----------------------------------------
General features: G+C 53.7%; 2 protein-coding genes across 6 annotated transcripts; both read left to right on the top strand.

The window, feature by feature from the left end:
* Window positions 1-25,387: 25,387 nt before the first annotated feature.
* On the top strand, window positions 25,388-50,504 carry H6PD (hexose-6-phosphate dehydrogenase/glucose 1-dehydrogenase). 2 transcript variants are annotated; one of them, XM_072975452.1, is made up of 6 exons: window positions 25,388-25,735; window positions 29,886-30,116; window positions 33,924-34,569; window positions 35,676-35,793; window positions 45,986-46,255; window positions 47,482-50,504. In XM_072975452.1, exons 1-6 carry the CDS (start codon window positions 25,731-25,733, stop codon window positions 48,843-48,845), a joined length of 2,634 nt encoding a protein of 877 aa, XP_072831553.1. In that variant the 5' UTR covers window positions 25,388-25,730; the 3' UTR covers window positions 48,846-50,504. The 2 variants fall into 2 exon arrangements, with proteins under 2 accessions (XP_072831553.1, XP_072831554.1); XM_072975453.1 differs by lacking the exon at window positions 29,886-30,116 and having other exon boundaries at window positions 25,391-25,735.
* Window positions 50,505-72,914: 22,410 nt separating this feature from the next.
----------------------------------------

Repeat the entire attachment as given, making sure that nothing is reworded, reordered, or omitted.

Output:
General features: G+C 53.7%; 2 protein-coding genes across 6 annotated transcripts; both read left to right on the top strand.

The window, feature by feature from the left end:
* Window positions 1-25,387: 25,387 nt before the first annotated feature.
* On the top strand, window positions 25,388-50,504 carry H6PD (hexose-6-phosphate dehydrogenase/glucose 1-dehydrogenase). 2 transcript variants are annotated; one of them, XM_072975452.1, is made up of 6 exons: window positions 25,388-25,735; window positions 29,886-30,116; window positions 33,924-34,569; window positions 35,676-35,793; window positions 45,986-46,255; window positions 47,482-50,504. In XM_072975452.1, exons 1-6 carry the CDS (start codon window positions 25,731-25,733, stop codon window positions 48,843-48,845), a joined length of 2,634 nt encoding a protein of 877 aa, XP_072831553.1. In that variant the 5' UTR covers window positions 25,388-25,730; the 3' UTR covers window positions 48,846-50,504. The 2 variants fall into 2 exon arrangements, with proteins under 2 accessions (XP_072831553.1, XP_072831554.1); XM_072975453.1 differs by lacking the exon at window positions 29,886-30,116 and having other exon boundaries at window positions 25,391-25,735.
* Window positions 50,505-72,914: 22,410 nt separating this feature from the next.